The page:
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A Celebration of Life in the Face of Hardship

*** TED HAWKINS "The Ted Hawkins Story: Suffer No More" Rhino

*** 1/2 TED HAWKINS "The Final Tour" Evidence

January 18, 1998|Steve Hochman

Brook Benton's "I Got What I Wanted"--with the title line followed by the lament, "But I lost everything I had"--makes for a sadly ironic epitaph for Ted Hawkins. After a lifetime of struggle, Hawkins--for years a Venice and Santa Monica street performer--finally made a major-label album with Geffen Records in 1994, only to die from a heart attack at age 58 on New Year's Day 1995.

If one thing is clear from these two collections--both including the Benton song--Hawkins celebrated life, no matter what it dealt. All you need hear is the honeyed sound of his voice, rightfully compared to Sam Cooke, to sense that. Even when singing about the painful memories of his Mississippi childhood in the vivid, personal "The Lost Ones," also on both albums, the singing transcends the hardships behind it.

The Rhino album is an often-fascinating chronicle of a performer not always sure of himself. But the fussiness of a Stax-style mid-'60s session as Ted "Soul" Hawkins and the 1971 novelty "Who Got My Natural Comb?" eventually gives way to a less ornate approach that suited him better, notably on two previously unreleased 1990 recordings, "Happy Days" and Cooke's "Be With Me Jesus." And the three Geffen songs that close the album, with expertly complementary backing fashioned by producer Tony Berg, show Hawkins at the end as having far more distinction than just his rustic charms.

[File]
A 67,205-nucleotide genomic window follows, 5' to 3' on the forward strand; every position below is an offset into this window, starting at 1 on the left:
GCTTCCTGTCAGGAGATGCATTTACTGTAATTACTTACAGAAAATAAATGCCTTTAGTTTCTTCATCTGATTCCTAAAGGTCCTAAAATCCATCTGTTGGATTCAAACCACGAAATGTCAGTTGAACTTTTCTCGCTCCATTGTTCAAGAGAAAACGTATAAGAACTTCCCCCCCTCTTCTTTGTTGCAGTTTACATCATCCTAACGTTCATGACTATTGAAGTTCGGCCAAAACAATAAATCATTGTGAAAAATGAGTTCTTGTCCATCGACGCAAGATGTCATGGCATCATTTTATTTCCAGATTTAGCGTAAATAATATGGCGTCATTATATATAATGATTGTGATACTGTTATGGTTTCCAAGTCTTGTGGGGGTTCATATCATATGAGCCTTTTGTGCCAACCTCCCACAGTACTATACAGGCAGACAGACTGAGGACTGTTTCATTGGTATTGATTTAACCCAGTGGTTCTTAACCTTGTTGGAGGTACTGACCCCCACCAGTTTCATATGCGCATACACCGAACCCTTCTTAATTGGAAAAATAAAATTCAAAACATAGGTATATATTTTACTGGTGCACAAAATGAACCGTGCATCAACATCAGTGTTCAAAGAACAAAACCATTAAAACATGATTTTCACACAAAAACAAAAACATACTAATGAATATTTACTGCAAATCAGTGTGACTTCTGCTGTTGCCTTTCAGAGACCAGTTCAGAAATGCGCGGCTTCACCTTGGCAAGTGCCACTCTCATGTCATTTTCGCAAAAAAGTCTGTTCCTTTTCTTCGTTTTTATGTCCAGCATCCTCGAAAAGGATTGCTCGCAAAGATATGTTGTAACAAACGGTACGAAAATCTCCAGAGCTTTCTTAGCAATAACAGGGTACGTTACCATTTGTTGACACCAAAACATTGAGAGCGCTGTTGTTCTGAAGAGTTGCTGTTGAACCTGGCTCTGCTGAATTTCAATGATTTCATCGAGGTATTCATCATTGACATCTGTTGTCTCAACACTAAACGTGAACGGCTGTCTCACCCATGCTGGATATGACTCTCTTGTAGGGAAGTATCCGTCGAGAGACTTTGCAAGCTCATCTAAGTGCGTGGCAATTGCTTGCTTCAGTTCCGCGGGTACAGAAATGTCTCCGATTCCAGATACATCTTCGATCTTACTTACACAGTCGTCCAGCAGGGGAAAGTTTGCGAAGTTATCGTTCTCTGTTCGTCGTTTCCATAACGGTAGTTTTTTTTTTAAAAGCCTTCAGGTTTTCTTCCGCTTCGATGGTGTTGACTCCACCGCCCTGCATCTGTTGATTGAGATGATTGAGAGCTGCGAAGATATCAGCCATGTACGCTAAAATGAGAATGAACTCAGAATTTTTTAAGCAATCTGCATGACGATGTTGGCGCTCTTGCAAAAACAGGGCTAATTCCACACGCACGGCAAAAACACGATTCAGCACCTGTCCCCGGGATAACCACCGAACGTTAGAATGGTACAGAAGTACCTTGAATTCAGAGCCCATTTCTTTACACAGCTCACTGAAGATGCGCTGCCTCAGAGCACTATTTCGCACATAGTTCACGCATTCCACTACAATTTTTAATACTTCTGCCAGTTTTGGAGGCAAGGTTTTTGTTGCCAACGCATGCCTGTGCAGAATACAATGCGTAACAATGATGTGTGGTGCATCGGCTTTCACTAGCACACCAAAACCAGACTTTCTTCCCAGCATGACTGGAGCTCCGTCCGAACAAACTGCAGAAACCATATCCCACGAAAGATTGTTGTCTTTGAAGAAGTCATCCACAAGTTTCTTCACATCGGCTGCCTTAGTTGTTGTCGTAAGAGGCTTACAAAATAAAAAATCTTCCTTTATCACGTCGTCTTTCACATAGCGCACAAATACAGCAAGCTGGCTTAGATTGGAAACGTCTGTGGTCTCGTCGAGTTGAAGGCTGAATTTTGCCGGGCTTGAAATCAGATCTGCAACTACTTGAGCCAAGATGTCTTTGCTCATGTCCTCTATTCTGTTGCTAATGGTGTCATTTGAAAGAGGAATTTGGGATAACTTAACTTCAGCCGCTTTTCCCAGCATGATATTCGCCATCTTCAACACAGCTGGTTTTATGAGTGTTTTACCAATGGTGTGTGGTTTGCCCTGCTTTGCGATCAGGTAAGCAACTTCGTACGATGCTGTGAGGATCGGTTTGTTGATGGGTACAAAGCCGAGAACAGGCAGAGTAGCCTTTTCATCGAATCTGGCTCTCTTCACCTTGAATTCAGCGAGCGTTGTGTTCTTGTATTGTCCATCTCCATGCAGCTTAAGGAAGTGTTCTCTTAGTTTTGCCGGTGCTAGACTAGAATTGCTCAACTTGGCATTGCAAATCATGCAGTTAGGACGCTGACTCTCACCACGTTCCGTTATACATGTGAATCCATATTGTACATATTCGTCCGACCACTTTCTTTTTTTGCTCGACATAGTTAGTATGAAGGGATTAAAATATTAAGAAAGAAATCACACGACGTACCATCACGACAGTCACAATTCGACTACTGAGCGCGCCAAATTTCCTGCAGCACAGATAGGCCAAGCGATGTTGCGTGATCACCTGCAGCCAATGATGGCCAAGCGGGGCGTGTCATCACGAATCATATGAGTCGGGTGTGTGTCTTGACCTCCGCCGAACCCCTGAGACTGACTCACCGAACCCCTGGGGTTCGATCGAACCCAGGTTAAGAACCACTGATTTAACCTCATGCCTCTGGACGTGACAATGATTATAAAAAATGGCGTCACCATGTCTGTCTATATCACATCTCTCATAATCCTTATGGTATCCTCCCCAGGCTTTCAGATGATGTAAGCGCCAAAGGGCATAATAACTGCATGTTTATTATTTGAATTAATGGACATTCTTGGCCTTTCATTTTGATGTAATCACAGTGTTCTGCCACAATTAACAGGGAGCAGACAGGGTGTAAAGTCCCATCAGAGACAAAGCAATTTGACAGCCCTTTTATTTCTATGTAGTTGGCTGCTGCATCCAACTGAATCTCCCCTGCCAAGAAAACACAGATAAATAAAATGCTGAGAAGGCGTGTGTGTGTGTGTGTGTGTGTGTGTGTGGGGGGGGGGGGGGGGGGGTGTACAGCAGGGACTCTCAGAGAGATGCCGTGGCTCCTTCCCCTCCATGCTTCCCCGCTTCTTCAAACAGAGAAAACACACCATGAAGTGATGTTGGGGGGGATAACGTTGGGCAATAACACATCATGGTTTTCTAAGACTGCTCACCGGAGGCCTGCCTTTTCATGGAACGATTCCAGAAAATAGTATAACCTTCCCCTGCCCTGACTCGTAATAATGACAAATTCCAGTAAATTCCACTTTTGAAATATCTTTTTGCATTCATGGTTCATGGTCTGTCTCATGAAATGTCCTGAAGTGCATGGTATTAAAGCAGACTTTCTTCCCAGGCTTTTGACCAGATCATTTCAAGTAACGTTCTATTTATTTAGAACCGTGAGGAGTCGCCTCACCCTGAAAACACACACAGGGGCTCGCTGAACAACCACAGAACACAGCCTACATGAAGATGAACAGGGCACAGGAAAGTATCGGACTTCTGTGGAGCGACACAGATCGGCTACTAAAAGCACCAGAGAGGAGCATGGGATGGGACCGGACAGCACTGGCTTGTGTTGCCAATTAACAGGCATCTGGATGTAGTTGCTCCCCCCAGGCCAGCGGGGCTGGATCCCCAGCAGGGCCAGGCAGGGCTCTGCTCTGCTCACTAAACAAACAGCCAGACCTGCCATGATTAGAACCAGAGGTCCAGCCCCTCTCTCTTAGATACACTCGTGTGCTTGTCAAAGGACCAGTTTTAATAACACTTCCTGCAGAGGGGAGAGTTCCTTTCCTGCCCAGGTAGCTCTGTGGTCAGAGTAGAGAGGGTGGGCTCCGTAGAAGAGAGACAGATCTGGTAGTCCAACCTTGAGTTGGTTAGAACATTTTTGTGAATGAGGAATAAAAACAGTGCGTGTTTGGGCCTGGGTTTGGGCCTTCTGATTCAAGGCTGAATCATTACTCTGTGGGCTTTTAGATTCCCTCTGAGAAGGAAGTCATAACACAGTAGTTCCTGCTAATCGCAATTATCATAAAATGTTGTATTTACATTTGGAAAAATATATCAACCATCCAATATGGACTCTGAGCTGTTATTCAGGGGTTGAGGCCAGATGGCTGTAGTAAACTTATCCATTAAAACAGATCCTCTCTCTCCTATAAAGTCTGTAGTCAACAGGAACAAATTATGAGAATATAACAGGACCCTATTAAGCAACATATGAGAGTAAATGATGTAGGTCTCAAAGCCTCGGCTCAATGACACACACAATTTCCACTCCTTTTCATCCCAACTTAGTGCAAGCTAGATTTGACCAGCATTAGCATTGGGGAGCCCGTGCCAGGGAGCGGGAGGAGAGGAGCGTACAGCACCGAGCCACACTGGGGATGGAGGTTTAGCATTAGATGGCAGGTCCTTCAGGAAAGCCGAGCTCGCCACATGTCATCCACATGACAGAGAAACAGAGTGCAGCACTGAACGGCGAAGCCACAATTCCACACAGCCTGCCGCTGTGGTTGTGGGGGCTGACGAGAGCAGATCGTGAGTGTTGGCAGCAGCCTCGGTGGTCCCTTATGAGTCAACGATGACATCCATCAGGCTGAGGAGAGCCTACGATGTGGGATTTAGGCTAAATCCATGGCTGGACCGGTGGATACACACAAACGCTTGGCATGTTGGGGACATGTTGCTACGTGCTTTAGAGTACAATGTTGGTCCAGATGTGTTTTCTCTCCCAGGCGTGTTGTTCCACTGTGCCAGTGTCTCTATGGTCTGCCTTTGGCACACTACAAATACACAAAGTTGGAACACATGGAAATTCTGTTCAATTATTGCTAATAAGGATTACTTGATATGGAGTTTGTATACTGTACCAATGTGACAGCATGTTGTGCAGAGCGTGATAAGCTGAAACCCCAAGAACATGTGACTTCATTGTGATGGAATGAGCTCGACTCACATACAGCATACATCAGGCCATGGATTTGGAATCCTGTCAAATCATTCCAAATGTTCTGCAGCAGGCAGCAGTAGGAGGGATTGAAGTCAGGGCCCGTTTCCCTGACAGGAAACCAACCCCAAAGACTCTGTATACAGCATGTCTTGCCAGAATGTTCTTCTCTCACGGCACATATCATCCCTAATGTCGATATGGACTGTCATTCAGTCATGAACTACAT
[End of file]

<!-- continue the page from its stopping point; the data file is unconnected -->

Still, it's the solo, acoustic in-concert setting of Evidence's live album, featuring a complete show at McCabe's in Santa Monica just weeks before his death, that shows Hawkins in his element, reaching out to touch people directly with that voice. If much of his songwriting seemed to be derivative folk-soul, modeled after Cooke or Curtis Mayfield, the spirit makes it more. And his heart-driven a cappella take on John Fogerty's "Long as I Can See the Light," once heard, is hard to forget.

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